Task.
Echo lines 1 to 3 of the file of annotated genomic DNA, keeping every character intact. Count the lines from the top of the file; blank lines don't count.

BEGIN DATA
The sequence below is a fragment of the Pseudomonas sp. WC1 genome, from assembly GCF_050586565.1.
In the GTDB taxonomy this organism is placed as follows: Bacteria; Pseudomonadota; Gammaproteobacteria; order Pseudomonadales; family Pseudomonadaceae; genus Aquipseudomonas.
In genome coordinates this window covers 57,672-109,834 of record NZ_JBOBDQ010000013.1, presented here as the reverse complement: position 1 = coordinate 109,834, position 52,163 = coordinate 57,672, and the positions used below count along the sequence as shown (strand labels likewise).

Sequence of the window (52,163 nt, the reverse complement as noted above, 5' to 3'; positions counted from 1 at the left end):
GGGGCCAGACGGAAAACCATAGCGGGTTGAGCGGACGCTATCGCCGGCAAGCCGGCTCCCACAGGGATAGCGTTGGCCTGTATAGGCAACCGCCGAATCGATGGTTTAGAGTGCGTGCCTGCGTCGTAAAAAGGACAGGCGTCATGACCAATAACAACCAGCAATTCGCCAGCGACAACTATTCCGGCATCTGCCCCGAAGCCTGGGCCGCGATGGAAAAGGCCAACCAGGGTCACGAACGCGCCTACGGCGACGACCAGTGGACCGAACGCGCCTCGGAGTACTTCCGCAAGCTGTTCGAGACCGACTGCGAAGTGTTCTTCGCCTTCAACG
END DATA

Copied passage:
The sequence below is a fragment of the Pseudomonas sp. WC1 genome, from assembly GCF_050586565.1.
In the GTDB taxonomy this organism is placed as follows: Bacteria; Pseudomonadota; Gammaproteobacteria; order Pseudomonadales; family Pseudomonadaceae; genus Aquipseudomonas.
In genome coordinates this window covers 57,672-109,834 of record NZ_JBOBDQ010000013.1, presented here as the reverse complement: position 1 = coordinate 109,834, position 52,163 = coordinate 57,672, and the positions used below count along the sequence as shown (strand labels likewise).